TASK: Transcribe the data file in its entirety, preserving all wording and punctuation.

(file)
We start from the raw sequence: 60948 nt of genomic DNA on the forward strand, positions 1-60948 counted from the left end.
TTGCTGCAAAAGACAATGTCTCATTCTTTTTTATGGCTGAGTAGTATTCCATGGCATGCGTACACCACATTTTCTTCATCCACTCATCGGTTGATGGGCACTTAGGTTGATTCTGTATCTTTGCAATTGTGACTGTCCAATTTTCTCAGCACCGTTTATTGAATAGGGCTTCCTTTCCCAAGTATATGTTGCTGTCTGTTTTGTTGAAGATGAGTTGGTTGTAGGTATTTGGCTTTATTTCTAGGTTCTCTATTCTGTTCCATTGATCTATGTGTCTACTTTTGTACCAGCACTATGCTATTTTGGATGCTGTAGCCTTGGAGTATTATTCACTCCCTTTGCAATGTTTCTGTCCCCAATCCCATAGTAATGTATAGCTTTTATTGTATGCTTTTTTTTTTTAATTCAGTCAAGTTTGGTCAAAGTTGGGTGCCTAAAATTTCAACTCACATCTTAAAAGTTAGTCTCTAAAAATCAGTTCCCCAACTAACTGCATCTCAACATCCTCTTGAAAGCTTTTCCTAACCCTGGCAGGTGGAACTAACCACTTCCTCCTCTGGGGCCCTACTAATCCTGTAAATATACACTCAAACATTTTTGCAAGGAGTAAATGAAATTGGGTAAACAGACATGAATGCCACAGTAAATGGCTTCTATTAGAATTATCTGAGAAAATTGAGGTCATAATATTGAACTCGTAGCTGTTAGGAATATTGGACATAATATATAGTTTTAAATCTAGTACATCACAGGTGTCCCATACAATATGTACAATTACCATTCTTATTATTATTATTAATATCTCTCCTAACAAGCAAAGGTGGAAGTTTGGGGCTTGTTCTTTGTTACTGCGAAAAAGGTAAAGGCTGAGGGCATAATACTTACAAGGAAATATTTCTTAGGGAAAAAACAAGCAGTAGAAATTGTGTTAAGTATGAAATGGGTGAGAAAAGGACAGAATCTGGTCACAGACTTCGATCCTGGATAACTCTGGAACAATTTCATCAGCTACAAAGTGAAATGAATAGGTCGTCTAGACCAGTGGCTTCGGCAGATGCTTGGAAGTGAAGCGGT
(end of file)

We start from the raw sequence: 60948 nt of genomic DNA on the forward strand, positions 1-60948 counted from the left end.
TTGCTGCAAAAGACAATGTCTCATTCTTTTTTATGGCTGAGTAGTATTCCATGGCATGCGTACACCACATTTTCTTCATCCACTCATCGGTTGATGGGCACTTAGGTTGATTCTGTATCTTTGCAATTGTGACTGTCCAATTTTCTCAGCACCGTTTATTGAATAGGGCTTCCTTTCCCAAGTATATGTTGCTGTCTGTTTTGTTGAAGATGAGTTGGTTGTAGGTATTTGGCTTTATTTCTAGGTTCTCTATTCTGTTCCATTGATCTATGTGTCTACTTTTGTACCAGCACTATGCTATTTTGGATGCTGTAGCCTTGGAGTATTATTCACTCCCTTTGCAATGTTTCTGTCCCCAATCCCATAGTAATGTATAGCTTTTATTGTATGCTTTTTTTTTTTAATTCAGTCAAGTTTGGTCAAAGTTGGGTGCCTAAAATTTCAACTCACATCTTAAAAGTTAGTCTCTAAAAATCAGTTCCCCAACTAACTGCATCTCAACATCCTCTTGAAAGCTTTTCCTAACCCTGGCAGGTGGAACTAACCACTTCCTCCTCTGGGGCCCTACTAATCCTGTAAATATACACTCAAACATTTTTGCAAGGAGTAAATGAAATTGGGTAAACAGACATGAATGCCACAGTAAATGGCTTCTATTAGAATTATCTGAGAAAATTGAGGTCATAATATTGAACTCGTAGCTGTTAGGAATATTGGACATAATATATAGTTTTAAATCTAGTACATCACAGGTGTCCCATACAATATGTACAATTACCATTCTTATTATTATTATTAATATCTCTCCTAACAAGCAAAGGTGGAAGTTTGGGGCTTGTTCTTTGTTACTGCGAAAAAGGTAAAGGCTGAGGGCATAATACTTACAAGGAAATATTTCTTAGGGAAAAAACAAGCAGTAGAAATTGTGTTAAGTATGAAATGGGTGAGAAAAGGACAGAATCTGGTCACAGACTTCGATCCTGGATAACTCTGGAACAATTTCATCAGCTACAAAGTGAAATGAATAGGTCGTCTAGACCAGTGGCTTCGGCAGATGCTTGGAAGTGAAGCGGT